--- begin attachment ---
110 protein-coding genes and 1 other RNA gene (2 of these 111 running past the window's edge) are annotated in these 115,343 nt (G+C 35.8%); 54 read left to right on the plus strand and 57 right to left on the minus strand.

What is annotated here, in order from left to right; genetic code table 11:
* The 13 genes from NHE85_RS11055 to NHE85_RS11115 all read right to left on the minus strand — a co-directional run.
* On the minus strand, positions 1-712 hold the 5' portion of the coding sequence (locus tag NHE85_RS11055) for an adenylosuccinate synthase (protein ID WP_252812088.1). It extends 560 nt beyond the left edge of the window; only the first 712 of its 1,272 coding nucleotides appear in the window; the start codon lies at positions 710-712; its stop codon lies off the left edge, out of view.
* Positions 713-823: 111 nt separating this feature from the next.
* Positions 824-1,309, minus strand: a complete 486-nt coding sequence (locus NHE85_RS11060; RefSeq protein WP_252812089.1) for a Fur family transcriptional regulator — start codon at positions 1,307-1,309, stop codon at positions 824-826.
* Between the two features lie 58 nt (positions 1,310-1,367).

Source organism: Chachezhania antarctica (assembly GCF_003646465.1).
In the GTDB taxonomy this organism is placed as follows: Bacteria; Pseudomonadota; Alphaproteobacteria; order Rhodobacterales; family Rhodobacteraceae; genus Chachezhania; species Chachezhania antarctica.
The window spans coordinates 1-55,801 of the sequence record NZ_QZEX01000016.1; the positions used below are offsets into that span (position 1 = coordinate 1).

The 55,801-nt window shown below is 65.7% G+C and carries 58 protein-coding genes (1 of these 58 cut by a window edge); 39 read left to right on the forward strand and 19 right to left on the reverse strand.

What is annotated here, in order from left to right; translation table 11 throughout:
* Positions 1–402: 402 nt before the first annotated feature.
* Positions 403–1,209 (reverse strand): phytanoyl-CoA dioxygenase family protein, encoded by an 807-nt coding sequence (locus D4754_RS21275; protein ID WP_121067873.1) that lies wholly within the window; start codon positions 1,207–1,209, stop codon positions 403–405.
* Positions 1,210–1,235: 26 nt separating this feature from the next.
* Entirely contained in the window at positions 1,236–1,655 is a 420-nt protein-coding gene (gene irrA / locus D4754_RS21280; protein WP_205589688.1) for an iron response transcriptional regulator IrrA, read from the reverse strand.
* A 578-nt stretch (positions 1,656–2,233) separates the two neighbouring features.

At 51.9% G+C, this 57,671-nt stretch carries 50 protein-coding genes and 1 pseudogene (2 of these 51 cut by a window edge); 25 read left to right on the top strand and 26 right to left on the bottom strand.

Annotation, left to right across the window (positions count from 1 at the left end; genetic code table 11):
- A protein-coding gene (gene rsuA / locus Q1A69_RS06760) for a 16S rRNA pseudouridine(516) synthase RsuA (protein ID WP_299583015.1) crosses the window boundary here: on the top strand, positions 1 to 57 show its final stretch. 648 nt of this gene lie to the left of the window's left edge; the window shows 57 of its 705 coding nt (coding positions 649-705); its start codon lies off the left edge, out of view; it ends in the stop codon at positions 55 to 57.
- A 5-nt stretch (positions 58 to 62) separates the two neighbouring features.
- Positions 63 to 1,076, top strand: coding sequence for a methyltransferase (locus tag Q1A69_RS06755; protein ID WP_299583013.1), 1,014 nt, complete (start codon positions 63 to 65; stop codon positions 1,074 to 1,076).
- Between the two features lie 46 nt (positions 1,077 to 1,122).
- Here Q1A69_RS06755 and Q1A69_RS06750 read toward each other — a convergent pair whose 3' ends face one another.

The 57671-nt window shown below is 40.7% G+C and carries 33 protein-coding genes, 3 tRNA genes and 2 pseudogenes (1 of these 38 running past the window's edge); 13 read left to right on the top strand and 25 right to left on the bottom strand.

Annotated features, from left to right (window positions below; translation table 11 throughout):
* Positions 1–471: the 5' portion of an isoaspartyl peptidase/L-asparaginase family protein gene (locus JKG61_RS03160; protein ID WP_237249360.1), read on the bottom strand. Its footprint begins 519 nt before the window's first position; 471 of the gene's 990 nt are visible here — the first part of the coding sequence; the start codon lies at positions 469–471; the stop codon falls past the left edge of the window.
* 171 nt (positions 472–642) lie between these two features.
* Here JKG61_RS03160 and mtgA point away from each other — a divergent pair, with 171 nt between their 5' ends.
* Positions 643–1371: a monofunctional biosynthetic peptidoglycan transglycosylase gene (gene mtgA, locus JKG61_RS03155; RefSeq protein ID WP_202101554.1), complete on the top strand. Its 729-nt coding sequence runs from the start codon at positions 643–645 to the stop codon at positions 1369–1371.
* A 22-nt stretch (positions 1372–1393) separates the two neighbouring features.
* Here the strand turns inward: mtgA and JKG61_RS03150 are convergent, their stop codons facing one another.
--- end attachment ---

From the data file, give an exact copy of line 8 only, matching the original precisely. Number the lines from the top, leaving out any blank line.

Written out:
Source organism: Chachezhania antarctica (assembly GCF_003646465.1).